The 2015 Super Bowl is this Sunday. For the next five days, Tuesday through Saturday of Super Bowl week, we take a look at the Miami Dolphins' five Super Bowl appearances. Their first berth in the NFL championship came just six seasons after they came into existence, and in just the second season of Don Shula's reign as the team's head coach.
Super Bowl VI was held on January 16, 1972 in Tulane Stadium in New Orleans. The Dallas Cowboys came into the game as the NFC Champions after an 11-3 regular season, followed by playoff wins over the Minnesota Vikings and San Francisco 49ers. The Dolphins had posted a 10-3-1 record in the regular season, then beat the Kansas City Chiefs and Baltimore Colts in the postseason.
Looking to avenge their 16-13 loss to the Colts in Super Bowl V, the Cowboys dominated the Dolphins throughout the entire game.
Miami won the coin toss and received the opening kickoff, but would be forced to punt after going three-and-out. The Cowboys started their first possession at their own 21-yard line, and would gain a first down before a sack from Manny Fernandez forced the Cowboys back five yards and, ultimately, to a punt three plays later.
Miami running back Larry Csonka would gain 12 yards on a first down sweep, before fumbling the handoff on the next play, with Dallas recovering near mid-field. An 11-play drive would gain the 50 yards needed to put the first points on the board, capping the drive with a Mike Clark nine-yard field goal.
The Dolphins would lose 28 yards on their next drive, after a Jim Kiick one-yard gain on first down was followed by an incomplete pass then a sack of quarterback Bob Griese 29 yards behind the line of scrimmage. After a Miami punt, the Cowboys would match the result, gaining 14 yards before having to punt for themselves.
Miami would drive 38 yards, on the next possession, with kicker Garo Yepremian lining up for a tying field goal on fourth down. Unfortunately, the 49-yard attempt would come up short and Dallas would take over, still clinging to a three-point lead.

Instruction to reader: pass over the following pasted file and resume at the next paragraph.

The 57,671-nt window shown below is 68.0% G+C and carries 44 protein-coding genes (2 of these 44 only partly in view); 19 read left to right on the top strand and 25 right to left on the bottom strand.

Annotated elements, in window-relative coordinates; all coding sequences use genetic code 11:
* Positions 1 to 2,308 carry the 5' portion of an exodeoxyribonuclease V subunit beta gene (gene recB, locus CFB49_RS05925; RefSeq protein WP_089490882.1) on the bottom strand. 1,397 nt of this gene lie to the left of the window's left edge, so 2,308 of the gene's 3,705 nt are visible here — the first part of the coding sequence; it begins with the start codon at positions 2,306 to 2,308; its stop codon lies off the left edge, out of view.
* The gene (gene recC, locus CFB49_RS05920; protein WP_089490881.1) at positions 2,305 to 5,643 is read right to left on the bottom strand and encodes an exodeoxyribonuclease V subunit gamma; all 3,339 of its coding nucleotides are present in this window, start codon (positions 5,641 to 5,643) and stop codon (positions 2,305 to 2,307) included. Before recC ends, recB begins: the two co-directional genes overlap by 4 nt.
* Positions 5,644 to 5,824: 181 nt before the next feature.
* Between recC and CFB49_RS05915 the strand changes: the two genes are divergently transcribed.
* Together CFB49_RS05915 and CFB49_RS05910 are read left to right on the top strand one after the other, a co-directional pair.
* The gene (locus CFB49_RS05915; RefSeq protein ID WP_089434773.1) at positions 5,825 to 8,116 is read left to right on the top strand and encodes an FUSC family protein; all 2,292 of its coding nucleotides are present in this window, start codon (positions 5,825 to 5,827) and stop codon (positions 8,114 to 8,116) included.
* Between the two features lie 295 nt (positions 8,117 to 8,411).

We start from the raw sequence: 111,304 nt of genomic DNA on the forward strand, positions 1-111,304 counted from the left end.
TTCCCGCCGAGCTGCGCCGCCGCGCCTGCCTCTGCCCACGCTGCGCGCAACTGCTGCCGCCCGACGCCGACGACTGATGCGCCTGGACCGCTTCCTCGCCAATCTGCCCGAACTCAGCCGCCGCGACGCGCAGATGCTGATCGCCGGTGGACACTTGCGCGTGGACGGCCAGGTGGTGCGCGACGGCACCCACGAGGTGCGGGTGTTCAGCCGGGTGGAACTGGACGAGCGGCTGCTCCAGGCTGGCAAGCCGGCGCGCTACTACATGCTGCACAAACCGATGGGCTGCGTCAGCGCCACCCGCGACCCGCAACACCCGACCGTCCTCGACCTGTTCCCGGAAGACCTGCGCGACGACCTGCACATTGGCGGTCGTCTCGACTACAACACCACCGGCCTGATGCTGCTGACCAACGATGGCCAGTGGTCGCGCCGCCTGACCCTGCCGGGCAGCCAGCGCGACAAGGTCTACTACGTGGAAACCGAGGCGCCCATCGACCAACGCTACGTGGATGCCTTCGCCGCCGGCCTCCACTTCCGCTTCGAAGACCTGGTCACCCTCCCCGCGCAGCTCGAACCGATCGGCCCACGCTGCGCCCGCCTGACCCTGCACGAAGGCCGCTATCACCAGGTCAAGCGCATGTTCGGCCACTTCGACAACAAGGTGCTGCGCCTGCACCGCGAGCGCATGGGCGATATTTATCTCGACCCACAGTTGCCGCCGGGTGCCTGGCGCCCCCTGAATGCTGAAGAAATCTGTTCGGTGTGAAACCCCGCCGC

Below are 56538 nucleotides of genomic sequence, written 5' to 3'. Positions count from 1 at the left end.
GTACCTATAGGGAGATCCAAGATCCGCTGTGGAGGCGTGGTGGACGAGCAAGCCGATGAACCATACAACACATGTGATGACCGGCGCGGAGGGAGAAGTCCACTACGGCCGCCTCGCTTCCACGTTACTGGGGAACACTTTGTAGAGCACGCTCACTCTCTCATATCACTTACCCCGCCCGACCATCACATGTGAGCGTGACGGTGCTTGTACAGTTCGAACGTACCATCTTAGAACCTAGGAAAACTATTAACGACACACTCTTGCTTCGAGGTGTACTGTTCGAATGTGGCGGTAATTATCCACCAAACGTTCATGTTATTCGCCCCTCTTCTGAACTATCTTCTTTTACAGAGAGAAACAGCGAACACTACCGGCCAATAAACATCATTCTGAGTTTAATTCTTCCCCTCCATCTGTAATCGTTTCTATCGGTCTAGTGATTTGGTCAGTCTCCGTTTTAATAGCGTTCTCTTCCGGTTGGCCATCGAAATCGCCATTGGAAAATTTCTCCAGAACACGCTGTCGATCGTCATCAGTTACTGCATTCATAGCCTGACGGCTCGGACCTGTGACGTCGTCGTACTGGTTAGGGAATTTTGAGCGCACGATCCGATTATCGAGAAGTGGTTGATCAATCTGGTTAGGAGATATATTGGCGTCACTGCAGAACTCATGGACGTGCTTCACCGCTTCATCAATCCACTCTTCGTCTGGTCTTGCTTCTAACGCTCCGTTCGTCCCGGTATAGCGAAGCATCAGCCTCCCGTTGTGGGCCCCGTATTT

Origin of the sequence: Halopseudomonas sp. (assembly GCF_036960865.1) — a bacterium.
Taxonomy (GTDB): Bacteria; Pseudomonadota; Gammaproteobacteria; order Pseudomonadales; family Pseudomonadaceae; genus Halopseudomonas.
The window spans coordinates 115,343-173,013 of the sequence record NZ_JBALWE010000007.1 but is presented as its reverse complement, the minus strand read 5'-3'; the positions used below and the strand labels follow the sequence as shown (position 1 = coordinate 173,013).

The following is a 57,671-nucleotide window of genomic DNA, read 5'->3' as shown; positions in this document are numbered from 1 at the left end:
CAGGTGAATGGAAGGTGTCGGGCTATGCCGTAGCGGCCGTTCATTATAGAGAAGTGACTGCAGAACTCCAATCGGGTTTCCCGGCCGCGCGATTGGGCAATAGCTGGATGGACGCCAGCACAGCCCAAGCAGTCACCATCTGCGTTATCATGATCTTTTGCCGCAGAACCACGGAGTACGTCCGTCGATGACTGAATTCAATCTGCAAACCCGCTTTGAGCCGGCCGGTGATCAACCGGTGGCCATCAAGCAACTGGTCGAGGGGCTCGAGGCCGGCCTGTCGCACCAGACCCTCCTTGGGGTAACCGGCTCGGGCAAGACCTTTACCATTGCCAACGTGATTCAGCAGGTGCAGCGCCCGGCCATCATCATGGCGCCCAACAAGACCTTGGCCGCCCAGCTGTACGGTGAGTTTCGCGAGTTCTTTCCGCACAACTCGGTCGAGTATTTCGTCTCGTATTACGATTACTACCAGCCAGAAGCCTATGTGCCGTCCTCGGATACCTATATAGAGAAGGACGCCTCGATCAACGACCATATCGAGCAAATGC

Another set of traded punts followed, before the Cowboys would again move down the field and deep into Miami territory. A 10-play drive, covering 76 yards in five minutes, highlighted by a Roger Staubach pass to wide receiver Lance Alworth for 20 yards and 25 yards on three carries from running back Calvin Hill, would lead to a 10-0 lead for Dallas on a Staubach to Alworth seven-yard touchdown pass.
Miami would finally put together a scoring drive just before the end of the first half, moving 44 yards in just four plays, including a 23-yard pass from Griese to Paul Warfield to move down to the Dallas 24-yard line. After a Warfield drop at the two-yard line, Miami would have to settle for the 31-yard field goal from Yepremian with four seconds remaining before the break.
Beginning the second half with a 10-3 lead, it would not take long for Dallas to build on the advantage. After receiving the second half kickoff, the Cowboys would move down the field, primarily using their rushing attack, to add another touchdown, this one on a Duane Thomas three-yard sweep.
A back-and-forth punt fest for four possessions appeared to end as Miami began to move the ball at the end of the third quarter. Starting at their own 28-yard line, the Dolphins used Csonka, Kiick, Griese, and Warfield to get the ball to midfield. On 3rd-and-4, Griese would throw a pass intended for Kiick only to have it picked off by linebacker Chuck Howley and returned 41 yards to the Miami nine-yard line.
Three plays later, Staubach connected with tight end Mike Ditka for a seven-yard touchdown reception and a Dallas 24-3 lead.
Miami again mounted a drive, moving from their own 23-yard line after the kickoff all the way down to the Dallas 16-yard line before Griese fumbled the snap and Dallas recovered.
In a mirror of Miami's drive, the Cowboys would go from their own 20-yard line down to the Dolphins' 1-yard line before a fumble would give the ball to Miami.
Unfortunately, the Dolphins would only have 1:48 remaining on the clock. Miami would use Csonka and Kiick to kill the remaining time and get out of Tulane licking their wounds following the 24-3 loss. Staubach would be named the game's MVP, finishing the contest 12-for-19 passing for 119 yards and two touchdowns.
Super Bowl VI still stands as the coldest Super Bowl played, with temperature at kickoff just 39-degrees Fahrenheit. Miami would take the loss, then not be on the wrong side of a scoreline for 19 more games, a streak that would not end until September 23, 1973.